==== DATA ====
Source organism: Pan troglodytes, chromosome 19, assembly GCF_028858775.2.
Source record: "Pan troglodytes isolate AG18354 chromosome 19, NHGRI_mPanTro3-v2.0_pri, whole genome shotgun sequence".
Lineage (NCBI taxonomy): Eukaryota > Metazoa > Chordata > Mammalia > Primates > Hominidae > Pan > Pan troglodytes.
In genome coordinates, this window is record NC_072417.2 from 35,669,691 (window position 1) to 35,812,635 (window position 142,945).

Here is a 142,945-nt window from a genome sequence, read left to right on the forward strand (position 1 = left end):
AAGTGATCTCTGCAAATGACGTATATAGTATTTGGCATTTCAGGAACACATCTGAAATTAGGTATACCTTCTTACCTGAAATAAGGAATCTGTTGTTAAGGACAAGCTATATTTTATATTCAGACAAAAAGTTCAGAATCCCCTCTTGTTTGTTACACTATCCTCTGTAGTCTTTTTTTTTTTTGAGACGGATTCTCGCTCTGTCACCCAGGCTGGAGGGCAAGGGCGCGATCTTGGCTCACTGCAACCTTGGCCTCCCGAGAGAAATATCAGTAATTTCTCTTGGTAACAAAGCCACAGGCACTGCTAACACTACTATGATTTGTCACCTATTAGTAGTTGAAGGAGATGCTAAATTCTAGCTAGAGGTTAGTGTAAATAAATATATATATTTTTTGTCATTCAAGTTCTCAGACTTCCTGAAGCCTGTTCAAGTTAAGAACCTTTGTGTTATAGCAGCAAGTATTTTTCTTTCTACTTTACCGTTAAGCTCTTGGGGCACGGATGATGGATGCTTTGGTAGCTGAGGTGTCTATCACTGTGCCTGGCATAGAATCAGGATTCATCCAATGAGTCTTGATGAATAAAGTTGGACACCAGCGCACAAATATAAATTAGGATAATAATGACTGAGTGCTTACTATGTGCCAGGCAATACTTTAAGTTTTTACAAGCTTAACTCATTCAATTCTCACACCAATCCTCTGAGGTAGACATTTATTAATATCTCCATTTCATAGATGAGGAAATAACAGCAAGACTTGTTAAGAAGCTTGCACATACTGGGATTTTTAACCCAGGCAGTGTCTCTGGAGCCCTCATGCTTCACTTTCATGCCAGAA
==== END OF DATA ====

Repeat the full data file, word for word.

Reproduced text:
Source organism: Pan troglodytes, chromosome 19, assembly GCF_028858775.2.
Source record: "Pan troglodytes isolate AG18354 chromosome 19, NHGRI_mPanTro3-v2.0_pri, whole genome shotgun sequence".
Lineage (NCBI taxonomy): Eukaryota > Metazoa > Chordata > Mammalia > Primates > Hominidae > Pan > Pan troglodytes.
In genome coordinates, this window is record NC_072417.2 from 35,669,691 (window position 1) to 35,812,635 (window position 142,945).

Here is a 142,945-nt window from a genome sequence, read left to right on the forward strand (position 1 = left end):
AAGTGATCTCTGCAAATGACGTATATAGTATTTGGCATTTCAGGAACACATCTGAAATTAGGTATACCTTCTTACCTGAAATAAGGAATCTGTTGTTAAGGACAAGCTATATTTTATATTCAGACAAAAAGTTCAGAATCCCCTCTTGTTTGTTACACTATCCTCTGTAGTCTTTTTTTTTTTTGAGACGGATTCTCGCTCTGTCACCCAGGCTGGAGGGCAAGGGCGCGATCTTGGCTCACTGCAACCTTGGCCTCCCGAGAGAAATATCAGTAATTTCTCTTGGTAACAAAGCCACAGGCACTGCTAACACTACTATGATTTGTCACCTATTAGTAGTTGAAGGAGATGCTAAATTCTAGCTAGAGGTTAGTGTAAATAAATATATATATTTTTTGTCATTCAAGTTCTCAGACTTCCTGAAGCCTGTTCAAGTTAAGAACCTTTGTGTTATAGCAGCAAGTATTTTTCTTTCTACTTTACCGTTAAGCTCTTGGGGCACGGATGATGGATGCTTTGGTAGCTGAGGTGTCTATCACTGTGCCTGGCATAGAATCAGGATTCATCCAATGAGTCTTGATGAATAAAGTTGGACACCAGCGCACAAATATAAATTAGGATAATAATGACTGAGTGCTTACTATGTGCCAGGCAATACTTTAAGTTTTTACAAGCTTAACTCATTCAATTCTCACACCAATCCTCTGAGGTAGACATTTATTAATATCTCCATTTCATAGATGAGGAAATAACAGCAAGACTTGTTAAGAAGCTTGCACATACTGGGATTTTTAACCCAGGCAGTGTCTCTGGAGCCCTCATGCTTCACTTTCATGCCAGAA